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CRACKING DOWN ON PUBLIC CORRUPTION
Why We Take It So Seriously...and Why It Matters To You

06/20/05

Dan O'brienIt's #4 in our top 10 list of investigative priorities—following counterterrorism, espionage, and cyber. Why do we rank it so highly? What are we doing to stop it? For the answers to these questions and more, we talked with Supervisory Special Agent Dan O'Brien, chief of our Public Corruption and Government Fraud program at FBI Headquarters.

Q: Why's the FBI so concerned about public corruption?
Dan: Two main reasons. First, it strikes at the core of what our country's about. Our democracy depends on a healthy, efficient, and ethical government—whether it's in the courtroom or the halls of Congress. Second, public corruption can have a direct impact on national security. For example, in a recent case in Arizona, 26 current and former department of motor vehicles (DMV) employees were indicted for taking cash bribes for fake driver's licenses, ID cards, and even a hazmat license. What if it's a terrorist trying to get one of those licenses? We've also seen bribes paid at our borders to let drugs come into the country. Again, what if a bribe lets a terrorist get through?

Q: What kinds of crimes are involved?
Dan:
They run the gamut. Embezzlement. Voter fraud. Subsidy fraud. Illegal kickbacks. For example, a health inspector might threaten to report code violations unless a restaurant owner pays a bribe. Or a government official might award a contract in exchange for free work on his home or some other favor.

Q: What are you doing to stop public corruption?
Dan:
Plenty. We've got a strong national program with agents in place around the nation dedicated to the issue. In our investigations, we use every tool we've got—our cyber capabilities, our surveillance skills, our ability to track financial dealings around the world. Last year, we opened over 900 cases, which led to over 650 convictions or guilty pleas. We're also proactive. We've got analysts specifically trained to uncover corruption, and our agents always have an eye out for new and evolving angles. We’ve got a new initiative to identify DMV employees nationwide who issue fraudulent IDs for bribes and kickbacks. And we’re working with state governments to identify fraud and ways to prevent it.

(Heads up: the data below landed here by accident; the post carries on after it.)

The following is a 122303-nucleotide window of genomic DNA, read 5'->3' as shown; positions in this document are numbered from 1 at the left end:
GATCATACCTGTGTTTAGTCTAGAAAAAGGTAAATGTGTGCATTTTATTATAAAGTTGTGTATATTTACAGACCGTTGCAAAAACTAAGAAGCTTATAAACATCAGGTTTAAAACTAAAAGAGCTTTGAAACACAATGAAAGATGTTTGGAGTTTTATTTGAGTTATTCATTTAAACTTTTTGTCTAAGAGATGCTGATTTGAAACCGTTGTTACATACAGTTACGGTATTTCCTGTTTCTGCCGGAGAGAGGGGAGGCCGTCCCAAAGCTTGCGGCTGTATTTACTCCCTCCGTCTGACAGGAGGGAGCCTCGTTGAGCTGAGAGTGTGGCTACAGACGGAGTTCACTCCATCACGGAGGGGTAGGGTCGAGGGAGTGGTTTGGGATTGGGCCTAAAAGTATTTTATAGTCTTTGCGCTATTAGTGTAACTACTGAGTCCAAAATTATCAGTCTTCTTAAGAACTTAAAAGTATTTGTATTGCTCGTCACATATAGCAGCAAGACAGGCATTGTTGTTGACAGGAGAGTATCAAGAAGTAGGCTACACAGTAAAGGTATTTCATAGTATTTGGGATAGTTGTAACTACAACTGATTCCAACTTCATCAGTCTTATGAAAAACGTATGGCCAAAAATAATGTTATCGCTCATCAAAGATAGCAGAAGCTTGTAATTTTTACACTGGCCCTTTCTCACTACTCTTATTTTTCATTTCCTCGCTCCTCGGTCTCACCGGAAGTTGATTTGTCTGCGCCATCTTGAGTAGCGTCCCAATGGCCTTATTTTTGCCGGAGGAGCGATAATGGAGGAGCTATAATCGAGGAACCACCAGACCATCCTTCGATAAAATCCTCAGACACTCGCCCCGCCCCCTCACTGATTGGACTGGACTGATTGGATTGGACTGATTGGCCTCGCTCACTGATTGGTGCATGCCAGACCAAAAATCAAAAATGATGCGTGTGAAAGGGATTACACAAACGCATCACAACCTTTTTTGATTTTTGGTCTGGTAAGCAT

Q: Does public corruption really have an impact on people's lives?
Dan:
Absolutely. Public corruption can take funding away from your child's school and even prevent your street from being re-paved. Police who take bribes endanger your neighborhood. And guess who ultimately foots the bill for these crimes? We all do...through higher taxes. The Government Accountability Office estimates that at least 10 percent of the funding for federal government programs is lost to public corruption and government fraud every year. We're talking tens of billions of dollars.

Q: Last question: what should people do if they come across evidence of public corruption activities?
Dan:
By all means, call us! If you don't want to give your name, leave an anonymous tip.

Links: Public Corruption website | More stories

Editor's note: Special Agent Dan O'Brien took another position in the FBI in late 2005. The current chief of the Public Corruption Unit is Michael J. Anderson.